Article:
Babysitter: This person often takes care of your children less frequently than a nanny and on a sporadic basis. This might be an afternoon or evening shift that probably isn't part of a recurring schedule but could be. Babysitters typically don't take on as much household responsibility as nannies and often have less training or experience. Babysitters earn anywhere between minimum wage and $20 or more per hour. PA residents should expect to pay around $16 per hour but should also consider the number of children being supervised and the nanny's experience and certifications.
Mother's Helper: This person supports moms at home. They might help with household tasks and provide general childcare. They are there to act as another set of hands. Usually, mother's helpers are not as experienced as nannies. Most earn less than babysitters and nannies because they are often less experienced and only assist the mother. This isn't always the case!
Specialists: There are a variety of specialists in the nanny world. Infant care, multiples, behavior, special needs, bilingual, private teachers etc.
Co-nannies: Some families have more than one nanny working with their children at a time. They may fill separate shifts or work together. Each child may have his/her own nanny to create a 1:1 care ratio.
Nanny Share: Nannies take care of children from more than one family at a time. One family usually acts as a host. This can lower the cost of hiring a nanny and provide opportunities for children to socialize. Each family pays the nanny 60-70% of an agreed upon hourly rate. Therefore, she earns more and families pay less.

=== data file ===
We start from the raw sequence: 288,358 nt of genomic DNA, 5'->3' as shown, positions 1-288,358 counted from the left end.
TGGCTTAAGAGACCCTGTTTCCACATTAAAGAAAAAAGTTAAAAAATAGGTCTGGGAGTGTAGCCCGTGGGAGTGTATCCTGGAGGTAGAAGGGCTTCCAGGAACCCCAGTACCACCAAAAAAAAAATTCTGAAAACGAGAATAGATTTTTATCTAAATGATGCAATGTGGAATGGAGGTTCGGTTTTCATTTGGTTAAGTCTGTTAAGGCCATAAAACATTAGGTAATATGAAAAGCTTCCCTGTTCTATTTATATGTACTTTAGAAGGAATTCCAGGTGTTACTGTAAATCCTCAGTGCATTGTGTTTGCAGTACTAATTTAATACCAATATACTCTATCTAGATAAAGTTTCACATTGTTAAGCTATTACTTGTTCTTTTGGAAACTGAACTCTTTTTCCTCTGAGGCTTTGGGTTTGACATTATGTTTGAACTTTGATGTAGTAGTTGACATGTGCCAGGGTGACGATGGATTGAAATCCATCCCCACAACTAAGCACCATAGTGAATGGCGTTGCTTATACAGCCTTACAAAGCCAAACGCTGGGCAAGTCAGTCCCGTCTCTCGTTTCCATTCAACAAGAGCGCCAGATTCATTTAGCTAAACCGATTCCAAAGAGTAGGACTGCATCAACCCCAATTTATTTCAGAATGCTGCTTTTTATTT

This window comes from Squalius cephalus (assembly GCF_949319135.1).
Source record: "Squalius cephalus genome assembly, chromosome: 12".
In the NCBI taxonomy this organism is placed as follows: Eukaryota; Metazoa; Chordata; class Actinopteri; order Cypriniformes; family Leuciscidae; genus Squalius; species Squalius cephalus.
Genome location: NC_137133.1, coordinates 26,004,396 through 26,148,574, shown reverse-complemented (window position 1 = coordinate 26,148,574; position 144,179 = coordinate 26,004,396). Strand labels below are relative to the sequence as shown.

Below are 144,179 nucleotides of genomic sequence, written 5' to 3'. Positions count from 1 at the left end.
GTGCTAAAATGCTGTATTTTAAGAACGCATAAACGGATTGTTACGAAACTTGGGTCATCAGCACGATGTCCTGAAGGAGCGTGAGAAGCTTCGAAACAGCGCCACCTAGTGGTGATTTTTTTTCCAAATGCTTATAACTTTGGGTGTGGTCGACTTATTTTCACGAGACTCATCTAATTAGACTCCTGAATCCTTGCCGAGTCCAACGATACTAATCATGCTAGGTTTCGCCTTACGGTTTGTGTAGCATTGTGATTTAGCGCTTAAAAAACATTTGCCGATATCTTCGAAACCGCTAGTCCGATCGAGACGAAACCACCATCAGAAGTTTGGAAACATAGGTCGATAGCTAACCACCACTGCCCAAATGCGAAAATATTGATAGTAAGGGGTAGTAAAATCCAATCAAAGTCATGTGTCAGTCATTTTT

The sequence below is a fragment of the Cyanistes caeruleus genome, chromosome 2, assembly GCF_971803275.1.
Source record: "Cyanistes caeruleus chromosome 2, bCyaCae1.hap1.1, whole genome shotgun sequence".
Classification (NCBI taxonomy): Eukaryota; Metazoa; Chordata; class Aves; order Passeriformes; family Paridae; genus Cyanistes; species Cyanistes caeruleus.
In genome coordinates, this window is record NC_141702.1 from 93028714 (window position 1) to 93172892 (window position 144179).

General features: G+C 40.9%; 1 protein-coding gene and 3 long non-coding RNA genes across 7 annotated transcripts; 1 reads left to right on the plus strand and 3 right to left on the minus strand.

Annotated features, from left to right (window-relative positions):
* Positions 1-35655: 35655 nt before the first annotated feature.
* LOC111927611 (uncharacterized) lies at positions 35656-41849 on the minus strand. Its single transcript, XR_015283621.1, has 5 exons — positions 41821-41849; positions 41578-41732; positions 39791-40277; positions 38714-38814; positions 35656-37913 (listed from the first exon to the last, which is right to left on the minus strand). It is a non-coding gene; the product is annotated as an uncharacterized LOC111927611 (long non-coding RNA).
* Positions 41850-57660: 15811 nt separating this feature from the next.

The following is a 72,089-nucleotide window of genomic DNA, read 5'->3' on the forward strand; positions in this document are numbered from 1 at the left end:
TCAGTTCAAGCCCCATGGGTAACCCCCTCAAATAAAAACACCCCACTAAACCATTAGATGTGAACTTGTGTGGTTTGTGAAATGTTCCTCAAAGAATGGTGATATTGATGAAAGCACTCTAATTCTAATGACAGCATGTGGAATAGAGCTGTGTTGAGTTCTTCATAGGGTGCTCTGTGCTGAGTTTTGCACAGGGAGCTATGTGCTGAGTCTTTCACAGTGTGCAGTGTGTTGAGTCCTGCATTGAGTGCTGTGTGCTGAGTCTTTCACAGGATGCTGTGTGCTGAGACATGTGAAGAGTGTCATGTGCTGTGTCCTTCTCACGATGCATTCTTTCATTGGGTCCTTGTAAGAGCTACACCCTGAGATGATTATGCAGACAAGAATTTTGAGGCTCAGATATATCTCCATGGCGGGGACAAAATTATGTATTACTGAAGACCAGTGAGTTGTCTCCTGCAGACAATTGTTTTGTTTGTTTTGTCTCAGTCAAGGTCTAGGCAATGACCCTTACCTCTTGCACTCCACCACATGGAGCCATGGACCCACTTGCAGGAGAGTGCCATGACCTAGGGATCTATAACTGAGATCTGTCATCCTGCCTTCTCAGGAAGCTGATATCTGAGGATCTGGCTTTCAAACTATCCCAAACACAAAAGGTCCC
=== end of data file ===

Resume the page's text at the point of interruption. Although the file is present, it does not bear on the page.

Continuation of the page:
In-home Day Care also know as Family Child Care: This takes place in the caregiver's home. The Caregiver often looks after children from multiple families. It's common to have 1 Caregiver to 6 children but the legal ratio depends on the ages of children and the state where the in-home day care operates. Find out your state's caregiver/child ratio here.
Day Care: Provided at a center or institution that specializes in child care. There are usually multiple caregivers depending on the number of children present. Caregivers are usually referred to as Teachers.
Where does Allo Nanny fit in? We place longterm nannies with families. Our focus is on family/nanny compatibility matching, training and ongoing support. Each placement is customized to the family's unique situation. We provide oversight, advice and support through out the process for 6 months after the nanny has been hired. Sign up for a free consultation here.
The below chart is from childcare.gov and offers an overview of Caregiver ratios to children in different age groups.